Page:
Mighty Aphrodite (Dir. Woody Allen/1995)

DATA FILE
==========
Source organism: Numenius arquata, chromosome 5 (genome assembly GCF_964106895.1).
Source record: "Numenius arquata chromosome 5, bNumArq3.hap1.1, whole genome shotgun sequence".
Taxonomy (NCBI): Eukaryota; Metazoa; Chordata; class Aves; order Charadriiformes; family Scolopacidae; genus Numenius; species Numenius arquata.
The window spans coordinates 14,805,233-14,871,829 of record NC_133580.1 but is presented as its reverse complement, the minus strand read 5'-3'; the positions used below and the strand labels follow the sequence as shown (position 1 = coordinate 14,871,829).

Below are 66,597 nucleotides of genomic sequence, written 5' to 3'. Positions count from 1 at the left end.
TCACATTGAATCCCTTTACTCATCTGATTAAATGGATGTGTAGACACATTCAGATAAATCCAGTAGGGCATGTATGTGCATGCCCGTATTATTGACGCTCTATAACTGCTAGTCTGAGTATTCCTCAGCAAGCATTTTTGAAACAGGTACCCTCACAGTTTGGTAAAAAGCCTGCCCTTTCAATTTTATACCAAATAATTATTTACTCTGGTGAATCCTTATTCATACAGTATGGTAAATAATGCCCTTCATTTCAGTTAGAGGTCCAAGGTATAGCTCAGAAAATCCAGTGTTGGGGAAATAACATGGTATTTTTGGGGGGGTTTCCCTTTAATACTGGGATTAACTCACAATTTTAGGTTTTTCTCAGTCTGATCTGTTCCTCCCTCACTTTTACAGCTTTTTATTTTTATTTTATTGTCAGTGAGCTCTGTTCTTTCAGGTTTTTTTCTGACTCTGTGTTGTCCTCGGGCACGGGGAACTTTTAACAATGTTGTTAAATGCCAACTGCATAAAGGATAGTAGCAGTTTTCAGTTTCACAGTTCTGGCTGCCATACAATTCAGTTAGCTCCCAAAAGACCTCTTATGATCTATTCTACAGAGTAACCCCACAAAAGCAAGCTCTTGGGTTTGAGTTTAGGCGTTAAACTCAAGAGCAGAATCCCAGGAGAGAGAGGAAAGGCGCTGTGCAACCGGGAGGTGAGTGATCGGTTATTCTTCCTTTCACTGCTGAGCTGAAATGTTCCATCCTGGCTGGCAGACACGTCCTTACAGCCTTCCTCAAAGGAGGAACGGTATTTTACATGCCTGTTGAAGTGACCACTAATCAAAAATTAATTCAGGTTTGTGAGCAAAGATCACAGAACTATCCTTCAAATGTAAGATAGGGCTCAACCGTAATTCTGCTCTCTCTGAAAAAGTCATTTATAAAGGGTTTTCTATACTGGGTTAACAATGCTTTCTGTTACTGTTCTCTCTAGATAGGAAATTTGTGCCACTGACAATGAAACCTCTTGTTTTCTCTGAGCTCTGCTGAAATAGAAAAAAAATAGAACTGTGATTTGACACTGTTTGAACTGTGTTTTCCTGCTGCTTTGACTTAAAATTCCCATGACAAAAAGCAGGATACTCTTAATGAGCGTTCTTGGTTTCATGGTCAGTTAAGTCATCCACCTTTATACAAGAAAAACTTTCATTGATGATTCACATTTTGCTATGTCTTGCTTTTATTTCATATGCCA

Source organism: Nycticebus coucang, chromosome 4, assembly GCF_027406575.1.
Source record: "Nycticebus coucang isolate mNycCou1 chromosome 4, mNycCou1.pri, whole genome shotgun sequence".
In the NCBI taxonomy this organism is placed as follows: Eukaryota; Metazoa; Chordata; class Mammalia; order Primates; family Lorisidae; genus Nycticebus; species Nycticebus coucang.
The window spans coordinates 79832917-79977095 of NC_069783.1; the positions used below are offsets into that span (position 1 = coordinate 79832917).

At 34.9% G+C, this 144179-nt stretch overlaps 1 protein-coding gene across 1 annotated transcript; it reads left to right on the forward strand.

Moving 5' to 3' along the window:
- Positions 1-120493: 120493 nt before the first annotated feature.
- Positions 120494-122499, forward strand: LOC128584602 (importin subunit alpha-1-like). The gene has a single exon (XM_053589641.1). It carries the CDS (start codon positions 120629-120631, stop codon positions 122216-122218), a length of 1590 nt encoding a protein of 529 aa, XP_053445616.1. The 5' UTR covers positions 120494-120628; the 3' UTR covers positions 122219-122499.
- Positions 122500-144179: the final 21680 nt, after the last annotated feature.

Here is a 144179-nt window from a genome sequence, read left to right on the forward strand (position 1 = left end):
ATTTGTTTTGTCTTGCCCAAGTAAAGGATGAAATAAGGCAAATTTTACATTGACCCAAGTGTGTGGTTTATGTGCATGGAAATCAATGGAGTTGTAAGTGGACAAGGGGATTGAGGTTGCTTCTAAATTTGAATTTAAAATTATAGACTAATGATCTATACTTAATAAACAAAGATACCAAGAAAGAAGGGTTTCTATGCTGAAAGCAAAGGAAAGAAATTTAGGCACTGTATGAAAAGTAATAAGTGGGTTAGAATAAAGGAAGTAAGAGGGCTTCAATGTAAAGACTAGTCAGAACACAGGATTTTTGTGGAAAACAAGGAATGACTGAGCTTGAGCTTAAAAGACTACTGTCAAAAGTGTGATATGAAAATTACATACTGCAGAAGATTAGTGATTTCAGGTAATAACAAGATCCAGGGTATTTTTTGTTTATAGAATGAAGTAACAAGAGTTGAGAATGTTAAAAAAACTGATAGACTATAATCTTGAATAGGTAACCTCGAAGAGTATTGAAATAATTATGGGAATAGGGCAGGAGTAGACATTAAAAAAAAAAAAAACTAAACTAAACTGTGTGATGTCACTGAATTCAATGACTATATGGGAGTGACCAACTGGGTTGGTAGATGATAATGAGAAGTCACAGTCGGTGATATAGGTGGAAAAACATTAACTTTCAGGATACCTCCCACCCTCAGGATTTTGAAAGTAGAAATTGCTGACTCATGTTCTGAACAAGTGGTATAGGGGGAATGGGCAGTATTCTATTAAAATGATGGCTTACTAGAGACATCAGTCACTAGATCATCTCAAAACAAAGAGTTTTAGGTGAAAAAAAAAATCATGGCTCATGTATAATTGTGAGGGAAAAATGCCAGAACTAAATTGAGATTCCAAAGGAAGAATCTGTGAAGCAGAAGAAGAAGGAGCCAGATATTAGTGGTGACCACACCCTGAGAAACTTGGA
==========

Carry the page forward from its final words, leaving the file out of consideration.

There is a point in the Woody Allen filmography whereby his front-and-centre roles seem at odds with the story. 1995’s Mighty Aphrodite may be the moment he crosses the line. Interspersed with a Greek chorus, Mighty Aphrodite begins as sportswriter Lenny (Allen) becomes obsessed with finding the Mother of his genius, adopted child. Co-starring Helena Bonham-Carter as Lenny’s career-driven wife and Mira Sorvino (winning an Oscar for her role) as prostitute Linda, the aforementioned Mother, this should be amongst Woody’s best but it becomes a quiet horn compared to his orchestra of films. The symmetrical outcome of relationships does somehow ring a classical tune creating an inversed Greek tragedy of sorts. But Woody does seem out of place; jarring against the backdrop of younger actors that dominate the screen. His relationship with considerably-younger Linda combined with an adopted-child story seems strangely, unsettlingly poignant – but isn’t that why we love Woody?